Continuing the series, part three deals with people who just don't know how to "behave" in relationships. I'm not talking about misbehaviour. I'm talking about communications problems, misreading the signs, missing the cues and not knowing those things which should come naturally. This time, instead of trying to cover the topic in a clinical way, I'm going to speak straight from experience. Communications Problems I remember in 1984 when the movie "The Woman in Red" came out. I was pretty excited to see it, not only because it had one of my (then) favourite actors in it (Gene Wilder) and a great song "I just called, to say I love you" but also because the critics described it as; "Teddy Pierce has just wooed the woman of his dreams - and now that he's got her, he doesn't know what to do with her". At the time, that seemed to describe my life. I'd just managed to win the love of the girl who would oneday become my w

Why do Aspies Suddenly Back Off in Relationships (Part 2)

In part one, we looked at the role that Change Resistance plays in causing aspies to suddenly go "cold" in otherwise good relationships. This time, I want to look at self esteem and depression; Self Esteem The aspie relationship with themselves is tedious at best. People with Asperger's commonly suffer from low self esteem. As discussed in earlier posts, this low self esteem often results from years of emotional turmoil resulting from their poor social skills. Aspies are often their own worst enemy. They can over analyze situations and responses in an effort to capture lost nonverbal communication. This often causes them to invent problems and to imagine replies. Everything made up by aspies will tend to be tainted with their own self image. This is one of reasons that people with Asperger's will sometimes decide that they are not good enough for their partner and that they must let them go. Sometimes, the aspie will develop a notion of chivalry or self-sacrific

Article: A New Novel "600 hours of Edward" by Craig Lancaster

It seems only a few years ago that the word "Aspergers" was virtually unknown outside of universities, schools and special education classrooms. These days though, we seem to have aspie characters on primetime TV and in movies. In fact, recently we've started to see a movies like "Adam" and "Mary and Max" which are completely centred around their aspie characters. I'm pleased to announce that Craig Lancaster's new novel " 600 hours of Edward ", released today is another such work and one that I'm particularly looking forward to because after all, there's only so much you can do in a film or TV series. Novels can get right inside the character's head. Craig has released an article on the development of his aspie character, Edward along with an excerpt from his book. The web site states that everyone who leaves a comment before November 6, 2009 will go into the draw to win a copy of the book, so please visit the site, r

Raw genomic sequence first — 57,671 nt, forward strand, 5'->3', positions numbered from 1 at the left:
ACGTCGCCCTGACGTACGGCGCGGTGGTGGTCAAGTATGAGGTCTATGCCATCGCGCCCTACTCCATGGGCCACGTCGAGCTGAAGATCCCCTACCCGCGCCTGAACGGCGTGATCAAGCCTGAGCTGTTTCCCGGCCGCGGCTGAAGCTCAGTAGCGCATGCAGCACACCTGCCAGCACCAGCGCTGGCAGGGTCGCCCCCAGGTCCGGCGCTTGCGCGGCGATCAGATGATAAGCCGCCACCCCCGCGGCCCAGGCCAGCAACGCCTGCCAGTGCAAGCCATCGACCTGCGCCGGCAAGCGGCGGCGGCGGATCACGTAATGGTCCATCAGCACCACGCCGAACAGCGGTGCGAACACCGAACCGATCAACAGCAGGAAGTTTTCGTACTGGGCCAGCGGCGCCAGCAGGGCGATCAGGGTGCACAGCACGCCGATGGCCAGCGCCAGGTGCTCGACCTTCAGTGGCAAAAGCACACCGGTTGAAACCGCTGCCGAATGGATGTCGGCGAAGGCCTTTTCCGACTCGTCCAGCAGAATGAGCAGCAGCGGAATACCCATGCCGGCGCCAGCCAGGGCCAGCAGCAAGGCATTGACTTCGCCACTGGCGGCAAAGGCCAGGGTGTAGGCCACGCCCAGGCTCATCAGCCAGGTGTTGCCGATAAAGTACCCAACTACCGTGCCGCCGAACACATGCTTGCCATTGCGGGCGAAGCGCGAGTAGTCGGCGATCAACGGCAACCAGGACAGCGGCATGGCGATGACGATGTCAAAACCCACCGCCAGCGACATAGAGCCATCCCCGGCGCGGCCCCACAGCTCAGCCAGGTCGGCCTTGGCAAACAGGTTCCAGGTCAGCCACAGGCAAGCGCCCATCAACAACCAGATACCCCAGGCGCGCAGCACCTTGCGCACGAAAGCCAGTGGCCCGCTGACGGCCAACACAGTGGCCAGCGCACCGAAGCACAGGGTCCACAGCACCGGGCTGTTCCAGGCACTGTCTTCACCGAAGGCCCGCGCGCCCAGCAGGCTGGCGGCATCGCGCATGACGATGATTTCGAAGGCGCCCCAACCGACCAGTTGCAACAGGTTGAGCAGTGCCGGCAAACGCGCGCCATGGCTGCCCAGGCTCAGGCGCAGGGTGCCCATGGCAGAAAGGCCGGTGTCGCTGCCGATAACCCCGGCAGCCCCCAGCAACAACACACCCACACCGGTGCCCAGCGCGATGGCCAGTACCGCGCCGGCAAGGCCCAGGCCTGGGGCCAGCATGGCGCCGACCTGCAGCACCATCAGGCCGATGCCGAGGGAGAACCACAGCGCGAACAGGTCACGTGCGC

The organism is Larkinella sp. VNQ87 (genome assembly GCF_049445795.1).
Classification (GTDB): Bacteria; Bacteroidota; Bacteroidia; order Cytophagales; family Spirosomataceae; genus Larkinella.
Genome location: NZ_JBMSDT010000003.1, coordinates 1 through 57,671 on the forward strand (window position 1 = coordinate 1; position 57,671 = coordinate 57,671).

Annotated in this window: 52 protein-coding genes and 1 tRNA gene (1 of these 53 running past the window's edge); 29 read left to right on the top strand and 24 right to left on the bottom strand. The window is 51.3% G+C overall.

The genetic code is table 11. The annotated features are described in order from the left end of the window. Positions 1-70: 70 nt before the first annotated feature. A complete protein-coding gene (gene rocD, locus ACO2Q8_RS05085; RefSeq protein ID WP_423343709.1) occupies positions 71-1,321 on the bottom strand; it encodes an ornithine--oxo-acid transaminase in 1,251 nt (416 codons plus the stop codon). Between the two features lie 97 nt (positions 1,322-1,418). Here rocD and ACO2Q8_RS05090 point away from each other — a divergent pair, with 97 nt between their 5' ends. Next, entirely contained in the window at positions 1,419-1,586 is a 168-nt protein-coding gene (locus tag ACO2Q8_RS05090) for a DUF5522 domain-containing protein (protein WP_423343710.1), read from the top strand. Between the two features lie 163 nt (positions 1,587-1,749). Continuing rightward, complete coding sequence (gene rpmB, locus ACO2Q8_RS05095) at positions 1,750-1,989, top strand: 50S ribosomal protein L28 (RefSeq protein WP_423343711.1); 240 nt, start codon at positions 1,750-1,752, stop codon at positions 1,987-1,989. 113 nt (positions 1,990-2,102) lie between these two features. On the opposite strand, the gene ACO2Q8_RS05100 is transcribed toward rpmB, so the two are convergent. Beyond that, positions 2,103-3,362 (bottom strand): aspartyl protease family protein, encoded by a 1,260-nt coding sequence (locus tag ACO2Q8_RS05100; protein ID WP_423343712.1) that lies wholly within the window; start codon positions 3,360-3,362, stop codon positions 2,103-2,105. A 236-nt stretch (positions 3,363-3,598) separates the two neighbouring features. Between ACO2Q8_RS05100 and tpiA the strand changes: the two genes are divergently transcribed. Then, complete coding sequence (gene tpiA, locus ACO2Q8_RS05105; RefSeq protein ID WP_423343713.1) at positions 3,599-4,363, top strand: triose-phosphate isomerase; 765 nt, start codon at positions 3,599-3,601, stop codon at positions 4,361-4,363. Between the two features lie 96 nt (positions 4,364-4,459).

Why Do Aspies Suddenly Back-Off in Relationships? (Part 1)

One of the most frequent questions I'm asked is why an aspie (or suspected aspie) suddenly goes "cold" and backs off on an otherwise good relationship. It's a difficult question and the answers would vary considerably from one person to another and would depend greatly on the circumstances. Nevertheless, I'll try to point out some possibilities. Negative Reasons I generally like to stay positive on this blog and assume that people are not necessarily "evil" but simply misguided. Unfortunately, I do have to acknowledge that there are some people out there who take advantage of others. I read a book a few years ago on "sociopaths in the workplace" and I was stunned by the figures. They suggested that sociopaths were so common that most workplaces (small business) had at least one or two. The fact is that there are lots of people out there who really feel very little for others and who are very manipulative. I'd like to say that aspies aren

Book: The Perfect Gift for a Man (Released Today!)

Ok, I'll admit up front that this post is a shameless plug but it's for a good cause. The Book Long-time readers of this blog may recall that recently, a group of Australian bloggers, myself included, participated in a "man-week" exercise designed to heighten awareness and acceptability of emotions in men. The man-week initiative resulted in a book containing 30 stories by Australian men, myself included. Some of the material was on various blogs during man-week and some is new. You can visit the web site for the book at; The book is available for purchase as softcover or ebook and all proceeds from the book are going to the Inspire Foundation in an effort to reduce the suicide rates among men. Men and Emotions Men in our society, and particularly men in Australia are often raised to be the "rock of the family" and our emotions are supressed at an early age. I can remember being quite young and having been hurt qu

How can a positive diagnosis of Asperger's help an already established adult?